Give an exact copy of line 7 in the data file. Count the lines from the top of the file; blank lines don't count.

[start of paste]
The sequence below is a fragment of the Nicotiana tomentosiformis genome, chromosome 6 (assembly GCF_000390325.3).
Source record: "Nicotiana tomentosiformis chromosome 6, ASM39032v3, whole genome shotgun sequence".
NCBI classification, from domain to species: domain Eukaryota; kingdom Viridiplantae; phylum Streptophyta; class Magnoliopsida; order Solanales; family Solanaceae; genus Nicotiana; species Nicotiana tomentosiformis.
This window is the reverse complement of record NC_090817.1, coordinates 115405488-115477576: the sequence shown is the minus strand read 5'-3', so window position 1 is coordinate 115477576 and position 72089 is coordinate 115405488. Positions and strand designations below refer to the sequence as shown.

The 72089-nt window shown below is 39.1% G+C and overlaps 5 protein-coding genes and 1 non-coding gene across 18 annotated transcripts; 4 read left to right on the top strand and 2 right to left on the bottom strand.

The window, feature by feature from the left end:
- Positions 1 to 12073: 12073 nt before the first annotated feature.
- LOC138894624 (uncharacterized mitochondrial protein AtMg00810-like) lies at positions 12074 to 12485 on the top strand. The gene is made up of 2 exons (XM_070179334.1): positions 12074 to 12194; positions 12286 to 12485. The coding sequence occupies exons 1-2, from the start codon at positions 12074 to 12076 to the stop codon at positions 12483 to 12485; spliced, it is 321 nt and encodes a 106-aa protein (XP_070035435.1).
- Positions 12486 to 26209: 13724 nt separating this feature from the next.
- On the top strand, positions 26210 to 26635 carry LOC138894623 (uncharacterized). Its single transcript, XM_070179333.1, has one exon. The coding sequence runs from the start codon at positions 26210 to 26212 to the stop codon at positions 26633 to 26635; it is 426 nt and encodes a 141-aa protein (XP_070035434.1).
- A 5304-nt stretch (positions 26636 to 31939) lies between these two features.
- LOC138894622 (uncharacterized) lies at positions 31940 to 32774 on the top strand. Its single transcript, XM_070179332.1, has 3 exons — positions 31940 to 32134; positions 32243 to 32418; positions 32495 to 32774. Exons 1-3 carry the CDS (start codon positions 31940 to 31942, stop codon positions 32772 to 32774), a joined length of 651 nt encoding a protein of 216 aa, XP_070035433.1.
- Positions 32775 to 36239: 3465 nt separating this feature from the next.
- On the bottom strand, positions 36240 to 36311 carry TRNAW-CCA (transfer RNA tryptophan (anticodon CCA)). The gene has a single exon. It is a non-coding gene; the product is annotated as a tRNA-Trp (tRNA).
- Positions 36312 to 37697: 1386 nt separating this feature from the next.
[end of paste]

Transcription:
- Positions 1 to 12073: 12073 nt before the first annotated feature.